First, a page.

Who Can Utilize This Pathway?

Korean students living abroad, as well as Korean domestic students. Basis of consideration for admission is generally the same for both types of applicants.

  • Application Opens September 9
  • Application Closes September 12

Similar to the pathway described yesterday, universities will allow a few days for any supporting documents to come in. Given the fact that this occurs in September, students coming from AP, A-Level, IB backgrounds will have real data to present. If your student has the option of applying Sooshi, then her IB scores will definitely be available for consideration using this pathway.


Application Decisions

Decision will be released in early December (December 9) and may continue to come out until January.


What Is Taken Into Consideration for Admission Using This Pathway?

Similar to the Teungnei pathway, applicants must often interview and provide their: transcript, GPA, standardized testing scores, evidence of extra-curriculars, letters of recommendation, and essays. Domestic Korean students would be providing the same kind of information for consideration using Sooshi.

In theory, domestic Korean students could their Korean national exam results, the Seunung, for consideration (I’ll go over this test a bit more tomorrow) since the test’s results come out in early December, however this probably would be very rare as many believe that their ability to adequately prepare for the Seunung would be hampered by concentrating on so many other factors that Sooshi takes into consideration. However, it is theoretically possible.

Advantages of Applying Sooshi

This pathway is considered the most “normal” admissions pathway, so it’s going to be utilized by most students. There are some definite advantages to Sooshi. First, universities accept more students using this pathway than any other and many universities will actually publicize that more students will be accepted into programs using this than any other pathway. Second, remember that the absolute top candidates who can apply Teungnei will be taken from that pool (2% of a major’s entering class), so if a student applies Sooshi, they know that those candidates have been filtered out of this round of consideration.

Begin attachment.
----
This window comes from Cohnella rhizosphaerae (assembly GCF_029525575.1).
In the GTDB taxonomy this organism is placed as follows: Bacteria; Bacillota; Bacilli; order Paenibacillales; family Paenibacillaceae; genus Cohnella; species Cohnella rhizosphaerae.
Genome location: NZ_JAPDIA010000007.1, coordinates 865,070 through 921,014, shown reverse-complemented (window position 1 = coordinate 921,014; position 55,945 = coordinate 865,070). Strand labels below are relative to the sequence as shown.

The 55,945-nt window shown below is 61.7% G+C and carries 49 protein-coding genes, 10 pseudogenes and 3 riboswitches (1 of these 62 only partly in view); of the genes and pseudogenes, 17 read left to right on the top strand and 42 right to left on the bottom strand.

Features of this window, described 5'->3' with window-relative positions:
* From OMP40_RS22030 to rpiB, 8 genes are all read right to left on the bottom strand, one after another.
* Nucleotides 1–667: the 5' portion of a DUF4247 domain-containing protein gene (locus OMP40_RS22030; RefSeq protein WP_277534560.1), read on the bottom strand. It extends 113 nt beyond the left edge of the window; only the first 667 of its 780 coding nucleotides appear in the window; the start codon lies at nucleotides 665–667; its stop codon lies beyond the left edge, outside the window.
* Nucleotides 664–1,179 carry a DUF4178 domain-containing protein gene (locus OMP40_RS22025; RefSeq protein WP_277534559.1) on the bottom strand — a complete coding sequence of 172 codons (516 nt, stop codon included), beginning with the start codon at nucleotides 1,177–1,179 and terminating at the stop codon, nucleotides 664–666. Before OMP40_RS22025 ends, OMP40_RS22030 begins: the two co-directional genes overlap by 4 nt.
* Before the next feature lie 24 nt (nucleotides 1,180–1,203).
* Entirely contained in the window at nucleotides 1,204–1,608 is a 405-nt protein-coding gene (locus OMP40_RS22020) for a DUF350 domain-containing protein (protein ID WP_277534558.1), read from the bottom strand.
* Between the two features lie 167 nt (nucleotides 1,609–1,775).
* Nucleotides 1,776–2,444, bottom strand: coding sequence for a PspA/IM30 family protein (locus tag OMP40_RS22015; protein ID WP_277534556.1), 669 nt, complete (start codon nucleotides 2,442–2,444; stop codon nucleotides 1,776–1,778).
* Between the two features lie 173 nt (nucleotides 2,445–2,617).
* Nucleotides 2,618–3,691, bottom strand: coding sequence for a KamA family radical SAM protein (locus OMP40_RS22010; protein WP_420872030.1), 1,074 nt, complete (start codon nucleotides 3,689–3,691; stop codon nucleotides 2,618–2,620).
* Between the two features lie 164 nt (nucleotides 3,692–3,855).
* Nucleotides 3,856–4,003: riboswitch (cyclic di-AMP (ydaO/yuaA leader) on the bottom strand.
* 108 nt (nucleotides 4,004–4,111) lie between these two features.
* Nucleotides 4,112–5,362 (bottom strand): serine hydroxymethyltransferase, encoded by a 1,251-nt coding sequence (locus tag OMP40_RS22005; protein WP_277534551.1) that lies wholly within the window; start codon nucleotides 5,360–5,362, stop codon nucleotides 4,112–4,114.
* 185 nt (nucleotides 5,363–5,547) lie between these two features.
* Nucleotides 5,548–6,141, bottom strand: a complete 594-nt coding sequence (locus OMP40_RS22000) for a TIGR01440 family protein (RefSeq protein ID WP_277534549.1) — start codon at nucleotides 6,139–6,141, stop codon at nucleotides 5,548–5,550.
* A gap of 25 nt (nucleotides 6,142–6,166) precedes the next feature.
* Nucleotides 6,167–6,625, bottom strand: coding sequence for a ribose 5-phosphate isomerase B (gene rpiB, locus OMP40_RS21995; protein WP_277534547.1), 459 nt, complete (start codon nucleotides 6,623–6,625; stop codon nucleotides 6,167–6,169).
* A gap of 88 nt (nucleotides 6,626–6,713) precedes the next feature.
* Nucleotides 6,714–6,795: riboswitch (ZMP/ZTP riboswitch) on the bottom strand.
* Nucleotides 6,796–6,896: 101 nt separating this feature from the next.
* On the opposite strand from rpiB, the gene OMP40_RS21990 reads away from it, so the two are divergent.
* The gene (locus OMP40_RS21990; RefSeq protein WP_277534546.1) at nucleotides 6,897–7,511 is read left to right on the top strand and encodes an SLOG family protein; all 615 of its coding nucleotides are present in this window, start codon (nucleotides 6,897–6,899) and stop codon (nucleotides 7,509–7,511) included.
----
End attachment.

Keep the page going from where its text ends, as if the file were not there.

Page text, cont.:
In a weird way, consider Teungnei kind of like early applications and Sooshi kind of like regular decision applications. However, a student applying Teungnei who is not accepted will not be deferred into the “regular” Sooshi pathway. The student would need to make separate applications for each of these pathways for consideration.

In a recent conversation I was having with a student, he gave an example of Korean University’s Business program. The program accepted only 8 from Teungnei, but publicized accepting 60 from Sooshi (in reality they ended up accepted much more than 60). So, students know that their chances of getting into a program are increased with this route, so why would they not use it if available?


Disadvantages of Applying Sooshi

Students are going up against domestic candidates as well.

Overall, students are trying to amplify their chances of getting admitted, so they apply using multiple pathways if they are available. Tim, I think it would be very interesting to hear what pathways your student is trying to use. It sounds to me as if the family is saying the predicted scores are more important because they are using the Teungnei route and that application deadline is July 3. They know that they have to make it past the first round of consideration in that route and that decision will be made before the official results are in from the IB



This pathway depends almost exclusively on the results of the Korean university standardized entrance exam, the Seunung. In truth, some other factors are taken into consideration, such as GPA, but they factor into the equation far less than the results of the Seunung. The exam is offered only one time a year and the results are used as the primary determination for entrance into university. Given the idea that it is basically an all or nothing pathway, the test is taken extremely seriously and the stories of test day are well documented (closing air space and city blocks around test locations, nearby business being closed, stock market opening later, doting parents wait outside with gifts and refreshments as their children exit the battle field, etc.).